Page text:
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Dyers Greenweed grown in North Wales

The 2023 crop of Genista tintoria, grown in my garden in North Wales is just coming into flower so should be ready to be harvested in May.  Genista contains the same dye , Luteolin as Weld and Dyers Chamomile and is one of the medieval dyes used for the Robin Hood greens .  It is native to the Uk although rarely seen growing wild. The colour is a bright lightfast yellow.




Bright yellow lightfast Dye which in the middle ages and  which with woad gives Robin Hood Green

Dyers Greenweed (Genista tinctoria), is a native plant ,  and has been grown in my dye garden in North Wales. Despite the fact that it is said to be a weaker dye than Weld, mine has grown stronger the longer I have had the plant.

The dye in Dyers Greenweed is Luteolin, the same as in Weld (Reseda Luteola). In France in the 17th century it was numbered amongst the five yellow dyes considered colourfast enough to be used in high-quality dyeing.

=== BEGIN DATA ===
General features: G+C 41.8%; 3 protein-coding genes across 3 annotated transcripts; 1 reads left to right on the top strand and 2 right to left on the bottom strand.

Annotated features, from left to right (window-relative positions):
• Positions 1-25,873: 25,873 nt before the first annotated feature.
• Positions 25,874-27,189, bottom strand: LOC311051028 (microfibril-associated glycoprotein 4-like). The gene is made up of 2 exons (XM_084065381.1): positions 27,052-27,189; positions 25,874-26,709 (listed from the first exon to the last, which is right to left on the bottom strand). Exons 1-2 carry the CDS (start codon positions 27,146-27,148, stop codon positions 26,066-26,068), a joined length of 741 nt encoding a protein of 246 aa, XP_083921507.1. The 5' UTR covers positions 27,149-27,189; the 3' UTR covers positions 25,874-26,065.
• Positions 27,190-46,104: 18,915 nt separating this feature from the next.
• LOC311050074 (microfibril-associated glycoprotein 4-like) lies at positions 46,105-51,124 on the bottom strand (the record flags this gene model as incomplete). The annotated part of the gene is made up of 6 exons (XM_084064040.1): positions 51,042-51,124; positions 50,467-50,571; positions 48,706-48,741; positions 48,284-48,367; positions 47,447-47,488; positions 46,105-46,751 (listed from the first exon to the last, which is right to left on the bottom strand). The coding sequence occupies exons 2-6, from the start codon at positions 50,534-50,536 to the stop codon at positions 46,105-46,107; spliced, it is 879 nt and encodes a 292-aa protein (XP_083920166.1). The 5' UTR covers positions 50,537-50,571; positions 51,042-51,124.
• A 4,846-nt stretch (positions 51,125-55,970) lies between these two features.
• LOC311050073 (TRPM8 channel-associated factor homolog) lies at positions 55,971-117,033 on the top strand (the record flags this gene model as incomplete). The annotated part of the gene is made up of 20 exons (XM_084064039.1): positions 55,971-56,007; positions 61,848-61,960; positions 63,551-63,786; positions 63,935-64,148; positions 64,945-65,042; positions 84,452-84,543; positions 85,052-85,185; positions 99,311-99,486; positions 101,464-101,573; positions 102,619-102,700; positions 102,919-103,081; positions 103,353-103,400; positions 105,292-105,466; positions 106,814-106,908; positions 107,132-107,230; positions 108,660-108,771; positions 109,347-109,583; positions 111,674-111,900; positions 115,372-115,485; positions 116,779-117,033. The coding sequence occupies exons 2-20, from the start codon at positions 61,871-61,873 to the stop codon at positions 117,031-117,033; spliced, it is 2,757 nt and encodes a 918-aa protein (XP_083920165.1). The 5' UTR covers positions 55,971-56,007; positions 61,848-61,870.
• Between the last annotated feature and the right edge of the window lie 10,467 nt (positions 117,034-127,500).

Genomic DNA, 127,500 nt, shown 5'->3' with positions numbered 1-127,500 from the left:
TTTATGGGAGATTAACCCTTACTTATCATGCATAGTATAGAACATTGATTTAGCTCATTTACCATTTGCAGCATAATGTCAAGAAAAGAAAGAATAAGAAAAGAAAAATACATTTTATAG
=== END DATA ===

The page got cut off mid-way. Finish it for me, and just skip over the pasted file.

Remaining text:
Seeds and debris of Genista tinctoria have been found in archaeological sites in York (9th-11th century) and Bristol (13th-14th century).

Soak the dried plant material  overnight allowing 100g for each 50g of fibres.  Heat to a simmer before allowing to cool. Extract the liquid, re-enter the plant material tied up in a muslin bag along with pre-mordanted fibres. Heat and maintain just under a simmer for one hour before allowing to cool. Do not boil for prolonged periods as this can dull the dye.  Add a dash of ammonia or stale urine for a bright yellow. If you leave dye fibres soaking for a further four or five days you get a significantly better colour. (from Dominque Cardon’s ‘Natural Dyes’)

Additional information

Weight .550 kg
Dimensions 23 × 11 × 4 cm

50g, 100g, 250g, 500g